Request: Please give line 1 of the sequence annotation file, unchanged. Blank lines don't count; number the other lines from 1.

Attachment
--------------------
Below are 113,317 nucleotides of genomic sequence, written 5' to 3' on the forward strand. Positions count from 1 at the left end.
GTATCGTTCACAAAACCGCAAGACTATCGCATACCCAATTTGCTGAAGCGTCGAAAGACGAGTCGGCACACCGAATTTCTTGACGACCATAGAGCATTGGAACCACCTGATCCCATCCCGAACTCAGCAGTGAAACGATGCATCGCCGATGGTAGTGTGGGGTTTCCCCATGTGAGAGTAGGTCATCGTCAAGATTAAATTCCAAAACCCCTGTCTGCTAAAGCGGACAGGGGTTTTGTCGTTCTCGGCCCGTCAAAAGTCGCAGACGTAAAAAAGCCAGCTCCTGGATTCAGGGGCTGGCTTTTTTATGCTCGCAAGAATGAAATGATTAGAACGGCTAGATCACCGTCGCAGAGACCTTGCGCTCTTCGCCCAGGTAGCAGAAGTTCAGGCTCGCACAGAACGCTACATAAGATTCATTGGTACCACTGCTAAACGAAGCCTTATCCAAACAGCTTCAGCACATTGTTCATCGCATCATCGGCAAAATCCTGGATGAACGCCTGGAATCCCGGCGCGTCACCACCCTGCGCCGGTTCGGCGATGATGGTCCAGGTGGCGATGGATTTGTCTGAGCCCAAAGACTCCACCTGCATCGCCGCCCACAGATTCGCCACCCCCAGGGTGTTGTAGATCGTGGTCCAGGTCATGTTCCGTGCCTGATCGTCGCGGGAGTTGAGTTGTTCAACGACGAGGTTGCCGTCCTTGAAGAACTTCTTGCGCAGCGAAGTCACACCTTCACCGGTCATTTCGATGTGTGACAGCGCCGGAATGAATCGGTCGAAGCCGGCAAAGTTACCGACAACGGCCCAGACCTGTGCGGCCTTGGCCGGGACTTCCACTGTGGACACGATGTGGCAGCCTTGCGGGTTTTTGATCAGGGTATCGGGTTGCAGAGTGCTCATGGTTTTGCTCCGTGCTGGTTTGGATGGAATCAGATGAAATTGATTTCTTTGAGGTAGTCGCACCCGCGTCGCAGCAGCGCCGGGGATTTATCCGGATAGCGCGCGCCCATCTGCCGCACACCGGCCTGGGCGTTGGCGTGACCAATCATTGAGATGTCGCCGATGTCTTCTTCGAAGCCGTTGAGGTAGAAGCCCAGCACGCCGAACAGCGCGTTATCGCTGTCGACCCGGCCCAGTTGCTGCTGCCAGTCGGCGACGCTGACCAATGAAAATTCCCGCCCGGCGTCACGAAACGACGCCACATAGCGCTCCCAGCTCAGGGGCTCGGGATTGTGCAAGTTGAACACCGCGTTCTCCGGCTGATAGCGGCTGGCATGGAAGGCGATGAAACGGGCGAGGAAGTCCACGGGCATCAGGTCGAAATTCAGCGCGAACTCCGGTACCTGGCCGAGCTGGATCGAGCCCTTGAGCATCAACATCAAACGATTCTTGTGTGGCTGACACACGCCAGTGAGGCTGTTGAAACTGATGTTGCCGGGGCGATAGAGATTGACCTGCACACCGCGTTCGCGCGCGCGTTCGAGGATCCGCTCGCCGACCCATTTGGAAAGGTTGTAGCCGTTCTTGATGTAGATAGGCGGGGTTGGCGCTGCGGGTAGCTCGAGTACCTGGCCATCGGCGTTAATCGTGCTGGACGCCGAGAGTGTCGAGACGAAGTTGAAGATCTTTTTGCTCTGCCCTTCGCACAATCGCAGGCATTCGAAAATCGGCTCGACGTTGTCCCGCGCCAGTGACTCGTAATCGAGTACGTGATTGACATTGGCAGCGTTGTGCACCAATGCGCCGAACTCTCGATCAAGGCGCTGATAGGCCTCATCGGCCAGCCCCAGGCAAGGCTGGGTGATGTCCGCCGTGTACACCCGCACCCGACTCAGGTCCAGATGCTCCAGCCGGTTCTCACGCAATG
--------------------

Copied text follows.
Below are 113,317 nucleotides of genomic sequence, written 5' to 3' on the forward strand. Positions count from 1 at the left end.